Is the Future of U.S. Foreign Aid in the Hands of Small Nonprofit Organizations? Maybe.

Written by Susan Appe, author of Hubert Project E-Case “Nonprofit Leadership Across Borders”

Susan Appe

Official foreign aid by the U.S. government was on the chopping block while I was working on this E-Case, which is about a small, international nonprofit organization working in international development. It seemed to be good timing, as I have found that these organizations are a growing trend and might now play an important role in how Americans contribute to development projects abroad. As such, I was moved to write a short piece for The Conversations about the topic of “do it-yourself” foreign aid while drafting up the E-Case.

Small, international nonprofit organizations like FIOH-USA in Buffalo, New York, directly relate to my research and teaching interests about nonprofit organizations’ contributions to international development. These organizations can be looked at through the lenses of nonprofit leadership, volunteering and giving, and globalization. They exemplify the expressive functions of the nonprofit organizations and they are not, at least not yet, consumed by the nonprofit performance management craze. All the while, they are shaping how U.S. communities like Buffalo understand global poverty and how Americans give to international causes.

I have found that there is often an immediate friendship among strangers who care about international causes. My experience visiting FIOH-USA’s board for the first time in Buffalo exemplified this. When I was planning a visit and arranging to stay the night, a FIOH board member was quick to offer to host me at her home. I had met her previously but very briefly. And, in response, I did not hesitate to accept!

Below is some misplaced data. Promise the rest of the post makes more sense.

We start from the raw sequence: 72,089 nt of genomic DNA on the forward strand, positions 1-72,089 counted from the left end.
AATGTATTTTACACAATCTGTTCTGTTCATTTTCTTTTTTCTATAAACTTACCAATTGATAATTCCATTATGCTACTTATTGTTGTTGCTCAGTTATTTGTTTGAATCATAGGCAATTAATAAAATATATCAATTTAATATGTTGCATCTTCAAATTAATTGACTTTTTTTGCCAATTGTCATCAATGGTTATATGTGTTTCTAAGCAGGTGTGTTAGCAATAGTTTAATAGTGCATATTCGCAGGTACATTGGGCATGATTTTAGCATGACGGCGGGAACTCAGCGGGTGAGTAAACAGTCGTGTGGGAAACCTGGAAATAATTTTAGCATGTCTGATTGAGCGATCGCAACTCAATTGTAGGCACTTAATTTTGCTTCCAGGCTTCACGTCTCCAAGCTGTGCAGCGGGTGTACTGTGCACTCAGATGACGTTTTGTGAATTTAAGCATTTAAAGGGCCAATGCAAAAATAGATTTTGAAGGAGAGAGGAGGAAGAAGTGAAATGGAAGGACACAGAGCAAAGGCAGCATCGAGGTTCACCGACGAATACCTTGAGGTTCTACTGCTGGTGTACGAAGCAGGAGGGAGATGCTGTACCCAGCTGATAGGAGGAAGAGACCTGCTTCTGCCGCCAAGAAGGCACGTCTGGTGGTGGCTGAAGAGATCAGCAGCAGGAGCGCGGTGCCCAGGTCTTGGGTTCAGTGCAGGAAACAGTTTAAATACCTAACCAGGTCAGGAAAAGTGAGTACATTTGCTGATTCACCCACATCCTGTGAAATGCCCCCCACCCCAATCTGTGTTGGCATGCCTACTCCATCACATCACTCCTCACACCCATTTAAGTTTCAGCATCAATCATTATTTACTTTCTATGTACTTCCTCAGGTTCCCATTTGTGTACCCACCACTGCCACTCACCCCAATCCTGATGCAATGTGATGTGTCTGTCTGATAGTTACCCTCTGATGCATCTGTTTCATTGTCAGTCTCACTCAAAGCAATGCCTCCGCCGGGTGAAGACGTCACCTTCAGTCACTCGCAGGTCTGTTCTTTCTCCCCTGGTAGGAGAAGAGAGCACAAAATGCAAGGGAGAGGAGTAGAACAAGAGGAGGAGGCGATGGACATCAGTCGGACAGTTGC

During my visit, at a FIOH-USA board meeting in March 2017, I was able to see the expressive functions of the nonprofit sector in action. The agenda included a report out from the African Programs committee, brainstorming fundraising ideas, and a discussion about needed website updates. The meeting was an active demonstration to how passionate these FIOH-USA volunteers are about projects in Kenya.

Perhaps something for which I am most grateful when doing the E-Case is learning that groups like FIOH-USA want to tell their story. Global citizenship is something that they feel they are living in their day to day, and frankly, they want to share this. I am glad they have shared their work–both the wins and the challenges–with me and the Hubert Project.


A few images from my experiences with FIOH:

In February 2017, I visited the village of Mawego outside of Kisumu, Kenya. FIOH-USA is funding the construction of a borewell. From left to right: Susan, Joash, and Patrick

In February 2017, I visited the village of Mawego outside of Kisumu, Kenya. FIOH-USA is funding the construction of a borewell. From left to right: Susan, Joash, and Patrick

Board members and I visit before the board meeting in March 2017. From left to right: Linda Glaeser, Susan Appe, Ellen Dragos, Rachel Turner

Board members and I visit before the board meeting in March 2017. From left to right: Linda Glaeser, Susan Appe, Ellen Dragos, Rachel Turner

This is a flyer for a fundraiser the Buffalo-based FIOH volunteers organized to support their projects in Kenya

This is a flyer for a fundraiser the Buffalo-based FIOH volunteers organized to support their projects in Kenya

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